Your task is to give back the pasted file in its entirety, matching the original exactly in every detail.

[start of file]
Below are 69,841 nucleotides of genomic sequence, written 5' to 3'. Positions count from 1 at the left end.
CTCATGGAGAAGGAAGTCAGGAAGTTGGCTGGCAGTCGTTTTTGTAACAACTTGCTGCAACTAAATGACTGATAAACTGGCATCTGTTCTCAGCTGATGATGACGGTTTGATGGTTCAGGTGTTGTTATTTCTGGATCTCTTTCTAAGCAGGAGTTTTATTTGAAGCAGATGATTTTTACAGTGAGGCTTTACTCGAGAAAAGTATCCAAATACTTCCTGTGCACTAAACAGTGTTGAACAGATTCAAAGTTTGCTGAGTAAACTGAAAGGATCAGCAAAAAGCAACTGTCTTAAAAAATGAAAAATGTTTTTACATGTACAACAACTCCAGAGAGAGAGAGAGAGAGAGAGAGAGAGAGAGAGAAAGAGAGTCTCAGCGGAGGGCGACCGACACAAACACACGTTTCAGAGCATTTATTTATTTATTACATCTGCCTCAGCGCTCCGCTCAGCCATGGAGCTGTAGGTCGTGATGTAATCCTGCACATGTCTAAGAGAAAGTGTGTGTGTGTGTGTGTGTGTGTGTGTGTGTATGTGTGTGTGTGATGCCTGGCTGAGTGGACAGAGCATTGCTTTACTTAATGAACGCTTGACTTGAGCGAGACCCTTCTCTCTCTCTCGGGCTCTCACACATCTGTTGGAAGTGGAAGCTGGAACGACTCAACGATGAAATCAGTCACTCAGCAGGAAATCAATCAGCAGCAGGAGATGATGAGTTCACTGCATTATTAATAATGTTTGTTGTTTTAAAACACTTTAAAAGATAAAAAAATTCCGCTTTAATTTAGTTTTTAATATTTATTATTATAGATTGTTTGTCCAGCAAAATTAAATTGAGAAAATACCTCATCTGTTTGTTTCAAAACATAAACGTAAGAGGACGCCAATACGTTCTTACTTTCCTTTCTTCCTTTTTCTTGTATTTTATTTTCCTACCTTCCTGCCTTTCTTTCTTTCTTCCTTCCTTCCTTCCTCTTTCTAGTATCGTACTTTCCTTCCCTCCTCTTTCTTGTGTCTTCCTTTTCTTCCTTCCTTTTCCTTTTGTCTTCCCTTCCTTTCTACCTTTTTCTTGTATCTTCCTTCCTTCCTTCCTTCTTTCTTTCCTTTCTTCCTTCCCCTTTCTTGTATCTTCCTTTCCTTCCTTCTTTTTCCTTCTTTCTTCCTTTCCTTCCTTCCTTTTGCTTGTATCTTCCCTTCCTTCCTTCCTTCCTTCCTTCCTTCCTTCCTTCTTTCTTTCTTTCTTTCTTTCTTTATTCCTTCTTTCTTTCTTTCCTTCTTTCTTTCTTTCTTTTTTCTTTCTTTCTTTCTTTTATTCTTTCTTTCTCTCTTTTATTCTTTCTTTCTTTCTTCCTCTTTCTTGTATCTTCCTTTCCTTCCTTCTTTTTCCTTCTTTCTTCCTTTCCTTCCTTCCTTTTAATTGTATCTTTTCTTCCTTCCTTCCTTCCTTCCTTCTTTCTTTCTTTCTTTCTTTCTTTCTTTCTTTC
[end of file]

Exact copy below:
Below are 69,841 nucleotides of genomic sequence, written 5' to 3'. Positions count from 1 at the left end.
CTCATGGAGAAGGAAGTCAGGAAGTTGGCTGGCAGTCGTTTTTGTAACAACTTGCTGCAACTAAATGACTGATAAACTGGCATCTGTTCTCAGCTGATGATGACGGTTTGATGGTTCAGGTGTTGTTATTTCTGGATCTCTTTCTAAGCAGGAGTTTTATTTGAAGCAGATGATTTTTACAGTGAGGCTTTACTCGAGAAAAGTATCCAAATACTTCCTGTGCACTAAACAGTGTTGAACAGATTCAAAGTTTGCTGAGTAAACTGAAAGGATCAGCAAAAAGCAACTGTCTTAAAAAATGAAAAATGTTTTTACATGTACAACAACTCCAGAGAGAGAGAGAGAGAGAGAGAGAGAGAGAGAGAAAGAGAGTCTCAGCGGAGGGCGACCGACACAAACACACGTTTCAGAGCATTTATTTATTTATTACATCTGCCTCAGCGCTCCGCTCAGCCATGGAGCTGTAGGTCGTGATGTAATCCTGCACATGTCTAAGAGAAAGTGTGTGTGTGTGTGTGTGTGTGTGTGTGTGTATGTGTGTGTGTGATGCCTGGCTGAGTGGACAGAGCATTGCTTTACTTAATGAACGCTTGACTTGAGCGAGACCCTTCTCTCTCTCTCGGGCTCTCACACATCTGTTGGAAGTGGAAGCTGGAACGACTCAACGATGAAATCAGTCACTCAGCAGGAAATCAATCAGCAGCAGGAGATGATGAGTTCACTGCATTATTAATAATGTTTGTTGTTTTAAAACACTTTAAAAGATAAAAAAATTCCGCTTTAATTTAGTTTTTAATATTTATTATTATAGATTGTTTGTCCAGCAAAATTAAATTGAGAAAATACCTCATCTGTTTGTTTCAAAACATAAACGTAAGAGGACGCCAATACGTTCTTACTTTCCTTTCTTCCTTTTTCTTGTATTTTATTTTCCTACCTTCCTGCCTTTCTTTCTTTCTTCCTTCCTTCCTTCCTCTTTCTAGTATCGTACTTTCCTTCCCTCCTCTTTCTTGTGTCTTCCTTTTCTTCCTTCCTTTTCCTTTTGTCTTCCCTTCCTTTCTACCTTTTTCTTGTATCTTCCTTCCTTCCTTCCTTCTTTCTTTCCTTTCTTCCTTCCCCTTTCTTGTATCTTCCTTTCCTTCCTTCTTTTTCCTTCTTTCTTCCTTTCCTTCCTTCCTTTTGCTTGTATCTTCCCTTCCTTCCTTCCTTCCTTCCTTCCTTCCTTCCTTCTTTCTTTCTTTCTTTCTTTCTTTATTCCTTCTTTCTTTCTTTCCTTCTTTCTTTCTTTCTTTTTTCTTTCTTTCTTTCTTTTATTCTTTCTTTCTCTCTTTTATTCTTTCTTTCTTTCTTCCTCTTTCTTGTATCTTCCTTTCCTTCCTTCTTTTTCCTTCTTTCTTCCTTTCCTTCCTTCCTTTTAATTGTATCTTTTCTTCCTTCCTTCCTTCCTTCCTTCTTTCTTTCTTTCTTTCTTTCTTTCTTTCTTTC